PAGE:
VOLUNTEERS and staff gathered to mark the final day of a project which has delivered over 30,000 meals to vulnerable people in Inverclyde.

The service at Branchton Community Centre ran for 18 weeks of the coronavirus lockdown.

A small band of staff and volunteers worked five days a week without a break to help those in need in their community.

Centre manager Willie Wilson said: "I am very proud of the team and volunteers at Branchton who stepped up and made a difference.

"On the first day at the end of March we produced 167 meals and we thought that was pretty good.

"From then it went up to over 450 meals a day.

"It's just been amazing."

The service delivered from Port Glasgow to Inverkip and reached the milestone of 33,618 meals this week as it finished up.

Willie said: "It has been really busy and hard work but very rewarding.

"We couldn't have done it without the volunteers.

"We had 25 regular volunteers - delivery drivers, chefs, preparers and packers.

"They've been absolutely fantastic.

"They've loved it too.

"Most volunteers don't want it to stop."

Willie says the project won't be ending completely but this is the end of a chapter.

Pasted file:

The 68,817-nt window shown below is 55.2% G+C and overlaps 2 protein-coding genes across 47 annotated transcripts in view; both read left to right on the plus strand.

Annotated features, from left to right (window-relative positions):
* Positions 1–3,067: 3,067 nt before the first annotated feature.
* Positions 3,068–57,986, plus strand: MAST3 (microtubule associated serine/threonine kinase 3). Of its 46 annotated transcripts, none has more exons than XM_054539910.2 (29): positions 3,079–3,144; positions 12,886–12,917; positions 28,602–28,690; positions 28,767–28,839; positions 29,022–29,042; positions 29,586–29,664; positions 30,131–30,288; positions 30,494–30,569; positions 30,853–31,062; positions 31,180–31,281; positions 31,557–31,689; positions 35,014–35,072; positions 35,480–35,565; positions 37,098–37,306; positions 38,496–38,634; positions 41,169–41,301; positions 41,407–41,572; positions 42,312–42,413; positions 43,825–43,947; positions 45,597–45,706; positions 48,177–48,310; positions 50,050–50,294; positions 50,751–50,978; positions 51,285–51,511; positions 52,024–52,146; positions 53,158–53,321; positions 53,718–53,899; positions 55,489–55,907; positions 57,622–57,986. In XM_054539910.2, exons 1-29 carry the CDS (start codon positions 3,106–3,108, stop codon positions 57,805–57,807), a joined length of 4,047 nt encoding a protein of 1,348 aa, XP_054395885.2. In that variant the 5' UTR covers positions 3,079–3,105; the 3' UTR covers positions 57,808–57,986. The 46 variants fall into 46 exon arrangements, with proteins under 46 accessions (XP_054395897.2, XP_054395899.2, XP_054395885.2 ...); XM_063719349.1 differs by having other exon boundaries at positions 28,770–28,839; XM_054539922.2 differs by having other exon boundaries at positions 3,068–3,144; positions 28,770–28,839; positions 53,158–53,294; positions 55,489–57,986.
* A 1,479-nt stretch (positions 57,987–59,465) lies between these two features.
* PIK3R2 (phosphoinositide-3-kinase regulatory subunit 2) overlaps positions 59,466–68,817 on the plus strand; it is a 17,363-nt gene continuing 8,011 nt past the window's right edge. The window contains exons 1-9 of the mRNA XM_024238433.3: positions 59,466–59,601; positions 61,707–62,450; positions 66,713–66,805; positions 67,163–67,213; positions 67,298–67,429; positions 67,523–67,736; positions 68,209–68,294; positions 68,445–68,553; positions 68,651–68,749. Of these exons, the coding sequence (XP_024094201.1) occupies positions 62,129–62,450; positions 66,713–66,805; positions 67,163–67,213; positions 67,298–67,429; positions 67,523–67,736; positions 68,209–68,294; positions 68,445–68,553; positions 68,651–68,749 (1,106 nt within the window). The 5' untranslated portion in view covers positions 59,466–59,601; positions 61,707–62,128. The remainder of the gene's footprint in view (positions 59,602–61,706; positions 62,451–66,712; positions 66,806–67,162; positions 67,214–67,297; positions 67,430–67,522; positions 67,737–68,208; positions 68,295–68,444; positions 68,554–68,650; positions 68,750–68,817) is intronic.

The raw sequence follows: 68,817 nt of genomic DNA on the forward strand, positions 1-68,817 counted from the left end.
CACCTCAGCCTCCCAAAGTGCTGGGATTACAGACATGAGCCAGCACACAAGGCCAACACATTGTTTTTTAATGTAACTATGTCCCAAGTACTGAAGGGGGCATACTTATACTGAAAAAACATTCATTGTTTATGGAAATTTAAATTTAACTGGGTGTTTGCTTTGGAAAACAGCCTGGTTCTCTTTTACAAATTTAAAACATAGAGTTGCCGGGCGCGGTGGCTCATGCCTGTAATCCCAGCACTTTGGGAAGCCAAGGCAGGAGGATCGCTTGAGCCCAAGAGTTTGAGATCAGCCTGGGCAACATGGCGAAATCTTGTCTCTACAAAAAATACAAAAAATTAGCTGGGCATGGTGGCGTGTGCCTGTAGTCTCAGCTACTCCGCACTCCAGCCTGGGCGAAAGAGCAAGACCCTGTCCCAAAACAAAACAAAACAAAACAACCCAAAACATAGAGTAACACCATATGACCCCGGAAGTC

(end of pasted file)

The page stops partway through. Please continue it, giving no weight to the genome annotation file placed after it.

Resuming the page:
He said: "This chapter is coming to an end.

"We are taking a two weeks break then after that we will come back with a similar project but this time only serving Greenock south west area.

"Part of the reason we are stopping is the funding from the Scottish Government is running out.

"We are starting to cut back and we will continue with people in our own area until September."

The centre also aims to start a social enterprise scheme where people in other areas who have been receiving meals can pay for the service.

A meal a day for five days a week will cost £15 and people want lunch and an evening meal that will cost £25.

Willie said: "We are offering that to people we have been delivering to and we will see what the take-up is.

"We're not going to make any profit, but it means we have the money to provide these meals to people who really need them.

"I would like to give the meals for free but the money from the Scottish Government is running out and running it as a social enterprise means we can employ a chef, packers and delivery drivers on a shorter term basis."